Good vs Bad: What teens need to know about fats

Good fats and bad fats

A healthy diet is essential for teenagers not only for their heightened nutritional needs, but also because the foods they eat as teenagers can impact their health when they reach adulthood. The nutrients, protein, carbohydrates and fats in food serve as the body’s energy sources. And to make sure teenagers grow into energetic adults, eating healthy is something that should be taught at a young age. Though most of the teenagers today are well aware of what are good and bad carbohydrates, how good is a high or low protein diet, how “counting calories” makes one fat and much more, a lot of them are totally left unaware of what “fats” are and how some can be good or bad causing good or ill effects to health respectively.

What are fats?

Fats are nutrients in food that the body uses to build nerve tissue, brain tissue and hormones. The body also uses fat as fuel. If fats eaten aren’t burned as energy or used as building blocks, they’re stored by the body as fat cells. Besides being a source of fuel, fats also play other roles such as:

  • Help the body absorb some vitamins (vitamins A, D, E, and K are fat soluble, meaning they can only be absorbed if there’s fat in a person’s diet).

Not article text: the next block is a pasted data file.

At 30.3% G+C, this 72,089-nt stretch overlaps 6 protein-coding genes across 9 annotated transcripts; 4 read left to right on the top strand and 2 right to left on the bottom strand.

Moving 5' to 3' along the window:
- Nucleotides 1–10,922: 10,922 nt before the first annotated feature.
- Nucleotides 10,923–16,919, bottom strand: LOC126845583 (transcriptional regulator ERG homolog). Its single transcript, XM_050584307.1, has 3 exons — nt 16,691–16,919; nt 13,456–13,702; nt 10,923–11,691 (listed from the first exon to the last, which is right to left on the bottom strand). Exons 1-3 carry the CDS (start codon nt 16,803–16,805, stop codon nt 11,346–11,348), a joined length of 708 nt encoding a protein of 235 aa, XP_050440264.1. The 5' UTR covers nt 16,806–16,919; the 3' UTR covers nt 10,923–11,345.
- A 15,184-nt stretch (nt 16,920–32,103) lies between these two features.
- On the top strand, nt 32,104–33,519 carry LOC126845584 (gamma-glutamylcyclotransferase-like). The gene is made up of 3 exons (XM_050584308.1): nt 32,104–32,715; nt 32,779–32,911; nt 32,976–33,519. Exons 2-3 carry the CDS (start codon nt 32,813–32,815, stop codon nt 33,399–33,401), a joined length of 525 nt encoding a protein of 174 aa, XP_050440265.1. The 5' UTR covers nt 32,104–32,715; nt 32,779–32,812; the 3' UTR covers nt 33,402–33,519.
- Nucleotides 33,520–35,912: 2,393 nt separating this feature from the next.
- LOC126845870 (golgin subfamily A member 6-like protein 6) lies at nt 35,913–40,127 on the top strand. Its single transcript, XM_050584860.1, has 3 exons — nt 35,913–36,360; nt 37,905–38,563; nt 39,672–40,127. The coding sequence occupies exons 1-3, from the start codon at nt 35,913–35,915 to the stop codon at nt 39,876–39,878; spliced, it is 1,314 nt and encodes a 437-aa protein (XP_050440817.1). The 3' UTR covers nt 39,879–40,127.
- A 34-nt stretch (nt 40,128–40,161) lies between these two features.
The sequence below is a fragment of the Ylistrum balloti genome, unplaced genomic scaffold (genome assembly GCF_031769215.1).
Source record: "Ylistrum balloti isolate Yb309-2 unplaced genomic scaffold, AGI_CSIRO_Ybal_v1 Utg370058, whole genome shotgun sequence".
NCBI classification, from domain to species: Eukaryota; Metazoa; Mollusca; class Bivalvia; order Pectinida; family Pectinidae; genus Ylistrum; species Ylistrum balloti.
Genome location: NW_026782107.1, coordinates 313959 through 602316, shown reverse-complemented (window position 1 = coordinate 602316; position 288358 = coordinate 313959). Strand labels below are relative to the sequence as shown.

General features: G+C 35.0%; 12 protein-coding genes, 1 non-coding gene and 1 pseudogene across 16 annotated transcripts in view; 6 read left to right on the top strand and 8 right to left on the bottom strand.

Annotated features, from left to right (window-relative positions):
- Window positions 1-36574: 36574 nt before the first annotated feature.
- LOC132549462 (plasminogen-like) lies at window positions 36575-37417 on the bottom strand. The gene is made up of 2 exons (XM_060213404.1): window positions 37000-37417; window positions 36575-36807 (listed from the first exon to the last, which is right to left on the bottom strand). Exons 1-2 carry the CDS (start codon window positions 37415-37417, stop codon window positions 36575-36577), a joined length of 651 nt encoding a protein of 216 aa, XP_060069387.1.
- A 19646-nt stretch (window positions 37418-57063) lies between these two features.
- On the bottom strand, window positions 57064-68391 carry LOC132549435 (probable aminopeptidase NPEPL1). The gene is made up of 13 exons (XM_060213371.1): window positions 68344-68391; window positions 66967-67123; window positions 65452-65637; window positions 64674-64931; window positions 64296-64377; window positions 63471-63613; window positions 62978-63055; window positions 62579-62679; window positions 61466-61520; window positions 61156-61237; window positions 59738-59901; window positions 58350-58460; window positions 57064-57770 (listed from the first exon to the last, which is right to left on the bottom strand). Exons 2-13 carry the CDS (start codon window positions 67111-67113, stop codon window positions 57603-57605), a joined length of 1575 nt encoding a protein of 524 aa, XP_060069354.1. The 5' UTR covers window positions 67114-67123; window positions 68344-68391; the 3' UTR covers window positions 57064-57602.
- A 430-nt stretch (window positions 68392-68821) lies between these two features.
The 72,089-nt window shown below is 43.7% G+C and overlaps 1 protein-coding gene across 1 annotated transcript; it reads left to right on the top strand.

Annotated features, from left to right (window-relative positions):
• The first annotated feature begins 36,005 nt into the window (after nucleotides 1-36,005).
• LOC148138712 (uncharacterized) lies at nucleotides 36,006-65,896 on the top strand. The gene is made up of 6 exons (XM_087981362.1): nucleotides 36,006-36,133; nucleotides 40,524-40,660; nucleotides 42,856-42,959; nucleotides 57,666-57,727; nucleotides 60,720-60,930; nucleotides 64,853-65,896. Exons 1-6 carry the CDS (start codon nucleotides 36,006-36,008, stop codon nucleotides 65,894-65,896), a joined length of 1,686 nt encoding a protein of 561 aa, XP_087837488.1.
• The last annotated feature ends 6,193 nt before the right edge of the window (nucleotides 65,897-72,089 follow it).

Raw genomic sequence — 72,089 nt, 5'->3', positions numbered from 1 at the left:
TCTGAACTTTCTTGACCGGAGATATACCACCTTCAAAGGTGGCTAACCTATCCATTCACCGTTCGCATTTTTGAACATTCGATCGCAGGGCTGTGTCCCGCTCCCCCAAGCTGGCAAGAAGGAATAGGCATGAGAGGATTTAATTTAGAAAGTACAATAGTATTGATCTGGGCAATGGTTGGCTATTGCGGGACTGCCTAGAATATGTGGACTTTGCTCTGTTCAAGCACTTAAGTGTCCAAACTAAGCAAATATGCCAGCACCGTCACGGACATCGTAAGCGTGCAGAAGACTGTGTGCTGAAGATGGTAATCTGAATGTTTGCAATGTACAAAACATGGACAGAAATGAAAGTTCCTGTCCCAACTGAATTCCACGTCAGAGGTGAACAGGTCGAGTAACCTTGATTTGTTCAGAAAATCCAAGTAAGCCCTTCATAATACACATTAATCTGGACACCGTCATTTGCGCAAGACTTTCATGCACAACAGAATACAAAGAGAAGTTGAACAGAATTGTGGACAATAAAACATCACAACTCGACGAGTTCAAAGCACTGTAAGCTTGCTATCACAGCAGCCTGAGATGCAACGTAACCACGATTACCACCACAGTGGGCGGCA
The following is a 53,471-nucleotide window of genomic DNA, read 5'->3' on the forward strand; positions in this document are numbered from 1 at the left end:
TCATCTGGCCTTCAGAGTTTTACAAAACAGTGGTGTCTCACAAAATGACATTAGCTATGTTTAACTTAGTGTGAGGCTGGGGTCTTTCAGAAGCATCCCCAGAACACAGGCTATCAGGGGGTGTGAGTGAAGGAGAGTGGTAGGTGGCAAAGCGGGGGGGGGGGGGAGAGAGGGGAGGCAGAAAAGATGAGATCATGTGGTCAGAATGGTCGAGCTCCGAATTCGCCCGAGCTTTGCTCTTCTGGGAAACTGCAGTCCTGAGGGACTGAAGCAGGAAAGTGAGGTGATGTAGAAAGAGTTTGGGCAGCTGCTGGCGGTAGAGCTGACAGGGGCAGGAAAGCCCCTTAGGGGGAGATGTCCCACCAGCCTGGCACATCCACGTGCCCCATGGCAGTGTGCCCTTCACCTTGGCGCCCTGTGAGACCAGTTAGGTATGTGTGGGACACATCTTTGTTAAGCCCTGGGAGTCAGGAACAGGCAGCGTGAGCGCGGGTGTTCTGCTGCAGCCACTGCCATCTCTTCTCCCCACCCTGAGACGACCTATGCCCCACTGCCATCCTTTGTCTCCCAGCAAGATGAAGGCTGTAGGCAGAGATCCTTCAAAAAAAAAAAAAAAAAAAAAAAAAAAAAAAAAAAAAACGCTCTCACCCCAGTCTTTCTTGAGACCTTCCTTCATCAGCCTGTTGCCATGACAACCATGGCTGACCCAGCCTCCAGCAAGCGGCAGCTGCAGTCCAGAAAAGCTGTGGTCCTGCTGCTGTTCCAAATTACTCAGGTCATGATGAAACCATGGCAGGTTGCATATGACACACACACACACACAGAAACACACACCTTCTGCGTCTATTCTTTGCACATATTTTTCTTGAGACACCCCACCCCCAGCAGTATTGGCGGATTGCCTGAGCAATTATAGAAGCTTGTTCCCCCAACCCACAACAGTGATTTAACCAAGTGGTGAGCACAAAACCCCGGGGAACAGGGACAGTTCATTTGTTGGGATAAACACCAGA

• Insulate nervous system tissues in the body.
  • Help people feel full, so they’re less likely to overeat.

Types of fats

The good fats — unsaturated fats!

Unsaturated fats are an important part of a healthy diet. These fats help reduce the risk of heart disease and lower cholesterol levels when they replace saturated fats in the diet. These “Heart Healthy” fats are of two types:

1. Polyunsaturated fats: Plant-based foods and oils are the primary source of this fat. There are again two types of polyunsaturated fatty acids:

Omega-3 fatty acids: Important for normal metabolism, these are found as alpha-linolenic acid (ALA) in plant oils, eicosapentaenoic acid (EPA) and docosahexaenoic acid (DHA), both commonly found in marine oils.

Omega-6 fatty acids: These essential fatty acids are essential for human health, but are not made by the body. Thus, you have to get them from their various food sources. They help stimulate skin and hair growth, maintain bone health, regulate metabolism, and maintain the reproductive system.

Polyunsaturated fats: Found in soyabean oil, corn oil and sunflower oil.
 Omega-3 fatty acids Omega-6 fatty acids
 Soyabean Nuts
 Walnuts Cereals such as whole wheat breads
 Seeds — chia seeds, flax seeds and hemp seeds Pumpkin seeds and sesame seeds
 Spinach Durrum wheat
 Brussel sprouts Hemp oil
 Fish — salmon and mackerel Linseed oil

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Dhrishti Bijlani
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Dhrishti Bijlani

Armed with a Master’s in Clinical Nutrition & Dietetics, Dhrishti Bijlani's goal is to make it easier for everyone to eat right and get more habituated to a healthy lifestyle.